Family farms comprise 91.5 percent of agricultural land in Angola, with the majority still relying on hoes and other manual tools, reports Lusa.
The country’s dependence on subsistence family farming “does not fully guarantee the food and nutritional security of the population of Angola” and forces the country to rely heavily on food imports, said Manuel Dias, national director of agriculture and livestock,
His comments came at the Brazil-Angola Relationship Symposium held last week in the Angolan capital, Luanda. Officials hope that Brazil, as a global agricultural powerhouse and long-time ally, can help Angola in developing its farming sector.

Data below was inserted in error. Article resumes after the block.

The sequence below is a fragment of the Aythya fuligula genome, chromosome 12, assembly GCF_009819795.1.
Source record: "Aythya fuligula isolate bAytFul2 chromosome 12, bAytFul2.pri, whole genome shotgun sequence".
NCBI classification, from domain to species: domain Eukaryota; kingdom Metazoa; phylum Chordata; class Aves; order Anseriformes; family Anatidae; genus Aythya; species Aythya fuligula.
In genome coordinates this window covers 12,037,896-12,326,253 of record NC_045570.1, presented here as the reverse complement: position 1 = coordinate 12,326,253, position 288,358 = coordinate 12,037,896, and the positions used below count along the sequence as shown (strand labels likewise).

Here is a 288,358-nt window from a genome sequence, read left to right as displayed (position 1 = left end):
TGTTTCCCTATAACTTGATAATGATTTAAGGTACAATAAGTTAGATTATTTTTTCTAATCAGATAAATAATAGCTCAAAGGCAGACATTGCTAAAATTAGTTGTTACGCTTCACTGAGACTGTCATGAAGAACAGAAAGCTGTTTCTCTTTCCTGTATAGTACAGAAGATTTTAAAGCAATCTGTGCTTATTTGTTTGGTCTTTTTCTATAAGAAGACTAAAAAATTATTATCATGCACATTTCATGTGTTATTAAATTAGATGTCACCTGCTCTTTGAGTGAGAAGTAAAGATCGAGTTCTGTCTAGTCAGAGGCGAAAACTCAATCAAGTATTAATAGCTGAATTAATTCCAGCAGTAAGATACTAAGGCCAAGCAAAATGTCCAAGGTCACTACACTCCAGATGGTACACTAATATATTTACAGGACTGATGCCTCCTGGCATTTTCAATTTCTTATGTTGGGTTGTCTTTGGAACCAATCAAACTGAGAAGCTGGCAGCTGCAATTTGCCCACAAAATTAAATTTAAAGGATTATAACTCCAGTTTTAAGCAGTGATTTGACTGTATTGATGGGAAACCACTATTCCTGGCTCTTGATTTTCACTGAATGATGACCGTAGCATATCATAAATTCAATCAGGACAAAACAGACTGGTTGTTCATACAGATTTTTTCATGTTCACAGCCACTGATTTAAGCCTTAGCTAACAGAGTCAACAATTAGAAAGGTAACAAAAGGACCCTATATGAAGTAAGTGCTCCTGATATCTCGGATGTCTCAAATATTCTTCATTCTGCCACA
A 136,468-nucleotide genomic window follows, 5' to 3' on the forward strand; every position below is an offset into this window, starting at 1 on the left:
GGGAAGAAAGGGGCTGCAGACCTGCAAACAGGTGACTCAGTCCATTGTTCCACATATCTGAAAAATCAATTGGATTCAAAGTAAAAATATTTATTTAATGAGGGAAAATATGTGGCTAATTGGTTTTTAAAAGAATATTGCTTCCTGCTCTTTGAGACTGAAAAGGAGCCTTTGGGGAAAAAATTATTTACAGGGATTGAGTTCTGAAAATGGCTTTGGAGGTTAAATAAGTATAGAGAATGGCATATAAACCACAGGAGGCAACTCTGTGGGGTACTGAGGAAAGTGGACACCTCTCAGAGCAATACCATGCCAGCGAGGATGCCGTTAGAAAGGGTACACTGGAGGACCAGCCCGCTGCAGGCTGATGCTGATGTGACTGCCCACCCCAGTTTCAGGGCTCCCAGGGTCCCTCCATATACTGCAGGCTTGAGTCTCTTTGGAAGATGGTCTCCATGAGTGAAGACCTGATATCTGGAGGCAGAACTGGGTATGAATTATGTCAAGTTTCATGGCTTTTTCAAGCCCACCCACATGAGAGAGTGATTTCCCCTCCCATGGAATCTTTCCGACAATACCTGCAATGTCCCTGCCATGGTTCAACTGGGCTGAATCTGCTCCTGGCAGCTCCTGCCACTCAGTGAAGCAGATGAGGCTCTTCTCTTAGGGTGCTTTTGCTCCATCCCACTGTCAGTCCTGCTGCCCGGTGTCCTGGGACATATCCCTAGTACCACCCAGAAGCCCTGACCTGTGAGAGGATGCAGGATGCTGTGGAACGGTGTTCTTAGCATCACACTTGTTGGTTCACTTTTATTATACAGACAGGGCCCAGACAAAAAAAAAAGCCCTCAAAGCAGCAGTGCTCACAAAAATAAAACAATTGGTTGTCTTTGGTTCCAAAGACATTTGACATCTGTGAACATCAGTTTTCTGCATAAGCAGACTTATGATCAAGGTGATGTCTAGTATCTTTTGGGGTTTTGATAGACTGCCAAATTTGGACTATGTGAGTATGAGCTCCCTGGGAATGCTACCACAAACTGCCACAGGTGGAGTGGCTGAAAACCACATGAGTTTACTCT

Figures for 2021 to 2022 agricultural season found that corporate holdings in Angola totalled just 8.5 percent of agricultural land.
Dias identified irrigation, seed quality, plant and animal health, agricultural equipment, fertilisers, pesticides and vaccines as areas where Brazil could assist, and called for direct investment.
He added that Angola-Brazil cooperation could also boost mechanisation on family farms, less than 30 percent of which use either animal traction or machinery.